He left four notes before he committed suicide. In the letters Xiao, playing the role of a character from a computer game, said that he wanted to meet three friends who also played the game in paradise.
He did not even mention his parents in the letters.
His father is reported to have said that his child had been a good student until he became addicted to computer games. The boy was studying at a key junior high school, and before he became interested in computer games, he scored high marks in all his exams.
But afterwards, he hardly ever passed a test.
"My kid was like someone taking drugs who could not control himself," said his father.
"His mother and I were very worried about him. But we knew little about the Internet and we did not know how to save him."
His father also recalled that his son would sometimes stay out for one or two nights, spending all his time playing computer games in Internet bars.
The last time his parents found him in a cyber cafe, Xiao Yi had not had any food for two days. He is said to have made a tearful confession to his father, saying that he had been poisoned by the games and could not control himself.
Experts say that attention should be raised about the issue among young people, who are vulnerable to IDA.
According to a survey conducted by Beijing Normal University in 2002, among 600 students at secondary schools in Beijing's nine districts, 88 per cent had played electronic games and 24 per cent had played Internet games.
About 23 per cent of respondents admitted that they spent three to six hours playing games every day. And 7 per cent of those surveyed said that they had played continuously for more than 20 hours, Beijing Youth Daily said.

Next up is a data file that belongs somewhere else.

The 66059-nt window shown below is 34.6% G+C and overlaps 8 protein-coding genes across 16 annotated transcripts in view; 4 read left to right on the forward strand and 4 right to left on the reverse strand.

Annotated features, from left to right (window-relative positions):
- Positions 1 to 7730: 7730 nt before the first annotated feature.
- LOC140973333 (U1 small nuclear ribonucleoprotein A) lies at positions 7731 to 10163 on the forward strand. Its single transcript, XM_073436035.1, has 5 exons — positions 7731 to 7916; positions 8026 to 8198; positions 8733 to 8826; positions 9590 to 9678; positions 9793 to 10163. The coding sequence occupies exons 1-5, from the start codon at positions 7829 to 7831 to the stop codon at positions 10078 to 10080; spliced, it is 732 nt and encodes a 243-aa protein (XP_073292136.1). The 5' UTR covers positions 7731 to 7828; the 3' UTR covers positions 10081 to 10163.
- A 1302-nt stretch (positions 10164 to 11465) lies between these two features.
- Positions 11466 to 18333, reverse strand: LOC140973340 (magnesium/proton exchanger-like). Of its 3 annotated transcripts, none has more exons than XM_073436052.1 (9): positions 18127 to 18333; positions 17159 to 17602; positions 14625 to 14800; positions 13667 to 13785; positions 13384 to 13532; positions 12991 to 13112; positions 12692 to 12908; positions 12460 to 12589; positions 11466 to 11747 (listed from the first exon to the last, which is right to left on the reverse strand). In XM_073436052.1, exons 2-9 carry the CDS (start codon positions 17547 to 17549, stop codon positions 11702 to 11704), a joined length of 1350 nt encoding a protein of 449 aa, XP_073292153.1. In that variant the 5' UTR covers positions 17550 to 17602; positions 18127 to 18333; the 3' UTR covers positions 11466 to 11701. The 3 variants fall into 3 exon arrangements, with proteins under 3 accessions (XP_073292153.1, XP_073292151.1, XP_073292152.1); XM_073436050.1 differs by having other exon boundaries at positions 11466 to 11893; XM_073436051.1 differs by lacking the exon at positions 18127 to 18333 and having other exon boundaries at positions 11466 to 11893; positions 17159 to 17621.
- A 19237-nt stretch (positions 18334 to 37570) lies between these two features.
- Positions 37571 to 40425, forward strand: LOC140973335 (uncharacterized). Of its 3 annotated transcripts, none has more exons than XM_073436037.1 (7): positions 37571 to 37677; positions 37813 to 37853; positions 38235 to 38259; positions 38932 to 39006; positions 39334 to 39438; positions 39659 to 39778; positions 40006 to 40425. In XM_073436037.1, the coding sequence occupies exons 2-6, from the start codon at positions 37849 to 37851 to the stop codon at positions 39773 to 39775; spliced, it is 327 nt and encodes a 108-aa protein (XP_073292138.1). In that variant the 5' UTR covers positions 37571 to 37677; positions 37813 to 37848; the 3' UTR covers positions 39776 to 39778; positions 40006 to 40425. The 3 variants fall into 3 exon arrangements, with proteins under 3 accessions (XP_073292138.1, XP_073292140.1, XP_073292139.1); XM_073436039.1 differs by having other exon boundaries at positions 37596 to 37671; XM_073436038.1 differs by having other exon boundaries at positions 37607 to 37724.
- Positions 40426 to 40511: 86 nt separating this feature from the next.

People diagnosed as IAD find it hard to stop playing computer games.
Liu Min, an official from the China Software Industry Association, told Beijing Youth Daily that many students are burdened with their studies. Because of a lack of ways to relax, most of them turn to computer games.
In the hypothetical world created by such games, they become confident and gain satisfaction, which they cannot get in the real world, he said.
Shen Qiyun, a professor at Beijing Normal University, who has studied the influence on teenagers of such games since 2001, said that currently 80 per cent of computer games are imported from abroad, half of which are related to a "demon world," martial arts and violence, which are not healthy influences on teenagers.
Qian Niping, aged 15 and studying at a junior second school in Beijing, said, "It is interesting and exciting to play the games together with other people online. Sometimes we spend a lot of time playing the games to get better. Then we can show off our achievements to our classmates."
The country has strengthened its supervision and management of computer games. A special committee was set up last year by the Ministry of Culture to examine computer games from abroad.